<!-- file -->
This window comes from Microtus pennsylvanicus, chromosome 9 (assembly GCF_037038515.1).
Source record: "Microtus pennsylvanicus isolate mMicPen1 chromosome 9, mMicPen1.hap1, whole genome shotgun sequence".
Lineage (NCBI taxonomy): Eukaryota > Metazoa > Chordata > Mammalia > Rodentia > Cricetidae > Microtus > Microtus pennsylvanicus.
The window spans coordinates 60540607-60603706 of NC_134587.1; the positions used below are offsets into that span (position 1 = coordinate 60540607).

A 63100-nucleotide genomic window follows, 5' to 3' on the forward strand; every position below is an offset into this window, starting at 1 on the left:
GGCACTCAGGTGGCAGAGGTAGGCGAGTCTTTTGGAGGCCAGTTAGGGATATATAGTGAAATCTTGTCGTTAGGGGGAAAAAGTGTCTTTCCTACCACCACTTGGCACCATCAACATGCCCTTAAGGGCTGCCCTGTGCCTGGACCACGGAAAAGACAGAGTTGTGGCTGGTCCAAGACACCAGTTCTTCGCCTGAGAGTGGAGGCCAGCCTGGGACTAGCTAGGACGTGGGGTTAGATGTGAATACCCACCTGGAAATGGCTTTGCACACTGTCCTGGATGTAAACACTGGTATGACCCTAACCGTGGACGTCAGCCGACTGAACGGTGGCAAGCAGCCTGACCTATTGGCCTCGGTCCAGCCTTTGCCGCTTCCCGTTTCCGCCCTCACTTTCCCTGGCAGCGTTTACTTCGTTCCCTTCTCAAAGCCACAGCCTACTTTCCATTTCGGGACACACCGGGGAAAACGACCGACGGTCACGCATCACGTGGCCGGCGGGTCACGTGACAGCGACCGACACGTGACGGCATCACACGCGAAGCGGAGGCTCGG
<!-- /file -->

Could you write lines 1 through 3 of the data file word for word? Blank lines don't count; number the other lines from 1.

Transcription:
This window comes from Microtus pennsylvanicus, chromosome 9 (assembly GCF_037038515.1).
Source record: "Microtus pennsylvanicus isolate mMicPen1 chromosome 9, mMicPen1.hap1, whole genome shotgun sequence".
Lineage (NCBI taxonomy): Eukaryota > Metazoa > Chordata > Mammalia > Rodentia > Cricetidae > Microtus > Microtus pennsylvanicus.